Global City was defined by Saskia Sassen in 1991, as a significant production point of specialized financial and producer services that run the globalized economy. It argued that large, technologically advanced urban areas defined the modern world. But today cities cannot just be efficient places to do business – they also need to be good places to live. Liveability, not profitability, is the new place of discourse.
The Little Global City is the product of global economy expanding and incorporating additional cities into the various scales networks. As the world urbanises and more megacities are created, some smaller, focused urban sites are becoming truly critical global hubs. In this unit, the Little Global City of Chania will be explored, as it is uniquely situated to navigate the global transition to an information-based technology under the influence of the future economic power, such as media, culture and technology.
Focusing on the Old Town of Chania and its Port front we will investigate the impact of global economy and tourism on local life, connecting the scale of micro local life with the dynamics of global scale. We will investigate on how a little city can become a new global hub and thrive not due to size, but as a result of its greater efficiencies. How can the city fabric co-exist with global tourism to develop strategies for regenerating and reconnecting with the local dimension, the little global city?
We will walk the streets of the Old Town paying attention to the existing urban environment, investigate touristic, social and cultural dimensions, and how these are balanced in the urban life produced. Field work and participatory methods will be used to understand the port area. The aim is to explore the impact that mass tourism has in Chania and produce solutions in urban planning that avoid social and economic exclusion.
The unit focuses on understanding the complex layers of this specific city, linking them in unexpected ways and creating new narratives to create awareness, curiosity and the desire to interact with the physical space.
ABOUT international tourism VS local society and economy
SITES old town and port
GUEST Ana Jara
HOST Carolina Vasilikou
Ana Jara is an architect and scenographer, member of ARTÉRIA studio, where she is responsable for the coordination of social and curatorial projects. She graduated in architecture from Lisbon Technical University in 2000 and in 2003 she finished her MA degree in Scenography at Central Saint Martins College of Art and Design. Since then she has been involved in the practice of both architecture and scenography independently and within several collectives in Portugal, Spain and Holand. Since 2011 she is a founding member of Lisbon based studio ARTÉRIA, whose work focus on developing urban renewal projects within a transdisciplinary framework, working the social, cultural and artistic dimensions of architecture, through the direct involvement of communities in the production of its own intervention programs. During 2014-2015 she was a lecturer at Umeå School of Architecture in Sweden. She is currently a PhD candidate in Urban Studies at the School of Social Sciences/University Institute of Lisbon and Faculty of Social Sciences and Humanities/Nova University in Lisbon.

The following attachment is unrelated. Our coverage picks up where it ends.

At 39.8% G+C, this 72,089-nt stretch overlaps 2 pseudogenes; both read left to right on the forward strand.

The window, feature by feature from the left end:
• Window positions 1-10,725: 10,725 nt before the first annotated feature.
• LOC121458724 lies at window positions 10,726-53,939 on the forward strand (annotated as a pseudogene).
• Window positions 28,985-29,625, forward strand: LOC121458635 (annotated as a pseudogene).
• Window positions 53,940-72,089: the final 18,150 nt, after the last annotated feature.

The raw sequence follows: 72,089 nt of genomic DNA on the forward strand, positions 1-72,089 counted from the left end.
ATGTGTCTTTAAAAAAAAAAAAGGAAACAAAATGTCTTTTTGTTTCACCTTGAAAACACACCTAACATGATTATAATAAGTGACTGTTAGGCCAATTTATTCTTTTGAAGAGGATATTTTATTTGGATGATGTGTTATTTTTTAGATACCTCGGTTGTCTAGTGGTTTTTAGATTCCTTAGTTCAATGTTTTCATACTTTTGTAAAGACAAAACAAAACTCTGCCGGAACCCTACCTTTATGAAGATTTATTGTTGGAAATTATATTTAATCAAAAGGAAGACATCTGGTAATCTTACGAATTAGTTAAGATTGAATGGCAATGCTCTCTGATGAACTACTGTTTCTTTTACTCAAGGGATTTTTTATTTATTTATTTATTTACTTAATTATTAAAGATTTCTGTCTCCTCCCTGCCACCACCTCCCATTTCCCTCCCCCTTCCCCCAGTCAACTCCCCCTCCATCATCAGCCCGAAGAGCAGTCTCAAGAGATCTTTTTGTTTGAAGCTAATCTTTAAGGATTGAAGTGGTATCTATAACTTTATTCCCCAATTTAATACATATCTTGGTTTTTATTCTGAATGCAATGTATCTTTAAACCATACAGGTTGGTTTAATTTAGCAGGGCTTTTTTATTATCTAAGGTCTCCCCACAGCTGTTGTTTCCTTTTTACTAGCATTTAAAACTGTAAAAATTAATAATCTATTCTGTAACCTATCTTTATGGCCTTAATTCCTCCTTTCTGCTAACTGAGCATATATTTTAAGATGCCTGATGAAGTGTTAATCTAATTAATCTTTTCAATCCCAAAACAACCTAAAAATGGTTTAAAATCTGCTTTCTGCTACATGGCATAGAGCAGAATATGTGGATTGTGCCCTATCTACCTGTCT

Carolina Vasilikou (Dr.) is an Architect and Associate Lecturer at the University of Kent teaching urban design and sustainable architecture. She holds an MSc in Façade Design & Engineering from the University of Bath and a PhD in Sustainable Architecture from the University of Kent. Carolina also works as Postdoctoral Research Fellow at Université Catholique de Louvain. She leads projects on sensory research based on primary fieldwork, including an AHRC Engagement Fund in sensory navigation and an EPSRC-funded project on sensory mapping of heritage cities. Her research work focuses on sensory perception and urban comfort of pedestrians in complex urban environments. Carolina is active in people-centred and evidence-based design and research and has participated in several international conferences and workshops. She has given lectures, among others, at the Architectural Association, ENSA Paris-Malaquais and Glasgow School of Arts and is currently a member of the Centre for Architecture and Sustainable Environment at the University of Kent, Architecture et Climat at Université Catholique de Louvain, the EU COST Action People-Friendly Cities in a Data-Rich World Project and the Academy of Urbanism.